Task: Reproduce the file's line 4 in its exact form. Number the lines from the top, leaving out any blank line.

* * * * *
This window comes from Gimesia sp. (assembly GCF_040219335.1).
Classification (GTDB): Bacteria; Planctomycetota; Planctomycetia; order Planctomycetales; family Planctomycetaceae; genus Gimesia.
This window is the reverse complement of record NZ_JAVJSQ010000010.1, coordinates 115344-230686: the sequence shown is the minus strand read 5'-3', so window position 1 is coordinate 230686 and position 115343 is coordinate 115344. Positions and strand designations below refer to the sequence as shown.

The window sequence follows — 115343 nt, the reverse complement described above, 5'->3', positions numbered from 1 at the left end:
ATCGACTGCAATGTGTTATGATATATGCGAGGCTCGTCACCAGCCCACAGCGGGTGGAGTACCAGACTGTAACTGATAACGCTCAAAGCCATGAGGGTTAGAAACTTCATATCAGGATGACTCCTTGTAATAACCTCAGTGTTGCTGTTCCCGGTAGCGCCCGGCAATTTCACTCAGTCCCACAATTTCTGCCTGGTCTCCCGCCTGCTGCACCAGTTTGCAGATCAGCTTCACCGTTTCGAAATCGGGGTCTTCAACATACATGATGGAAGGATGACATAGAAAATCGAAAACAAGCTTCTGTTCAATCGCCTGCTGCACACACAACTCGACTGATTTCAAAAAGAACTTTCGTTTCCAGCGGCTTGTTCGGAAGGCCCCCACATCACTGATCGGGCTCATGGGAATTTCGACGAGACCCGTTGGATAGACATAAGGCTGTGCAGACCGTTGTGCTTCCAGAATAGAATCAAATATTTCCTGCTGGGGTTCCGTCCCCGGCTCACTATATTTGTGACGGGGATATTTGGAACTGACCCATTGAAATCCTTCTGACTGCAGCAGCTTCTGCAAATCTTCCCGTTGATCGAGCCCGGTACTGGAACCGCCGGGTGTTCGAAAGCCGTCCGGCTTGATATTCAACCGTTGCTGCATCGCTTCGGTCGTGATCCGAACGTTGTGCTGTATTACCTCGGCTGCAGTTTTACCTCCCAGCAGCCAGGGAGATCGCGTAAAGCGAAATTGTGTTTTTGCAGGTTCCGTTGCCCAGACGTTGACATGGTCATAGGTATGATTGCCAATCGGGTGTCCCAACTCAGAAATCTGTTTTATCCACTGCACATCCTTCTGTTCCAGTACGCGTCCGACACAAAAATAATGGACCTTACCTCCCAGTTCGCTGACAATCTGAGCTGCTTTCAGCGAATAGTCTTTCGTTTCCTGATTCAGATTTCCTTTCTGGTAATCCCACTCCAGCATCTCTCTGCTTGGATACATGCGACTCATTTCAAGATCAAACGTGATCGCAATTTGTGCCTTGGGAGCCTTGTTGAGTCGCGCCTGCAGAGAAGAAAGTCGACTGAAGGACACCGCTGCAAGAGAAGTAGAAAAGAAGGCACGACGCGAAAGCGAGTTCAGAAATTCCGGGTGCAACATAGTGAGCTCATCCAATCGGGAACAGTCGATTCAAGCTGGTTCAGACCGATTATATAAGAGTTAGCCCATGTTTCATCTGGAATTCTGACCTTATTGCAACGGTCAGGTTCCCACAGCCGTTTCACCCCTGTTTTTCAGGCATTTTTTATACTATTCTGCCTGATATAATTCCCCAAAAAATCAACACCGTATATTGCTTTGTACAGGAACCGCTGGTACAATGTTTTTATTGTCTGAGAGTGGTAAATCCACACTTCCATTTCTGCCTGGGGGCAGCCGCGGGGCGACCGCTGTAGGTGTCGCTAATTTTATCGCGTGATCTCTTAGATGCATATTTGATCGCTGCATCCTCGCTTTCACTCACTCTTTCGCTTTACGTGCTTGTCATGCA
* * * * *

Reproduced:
The window sequence follows — 115343 nt, the reverse complement described above, 5'->3', positions numbered from 1 at the left end: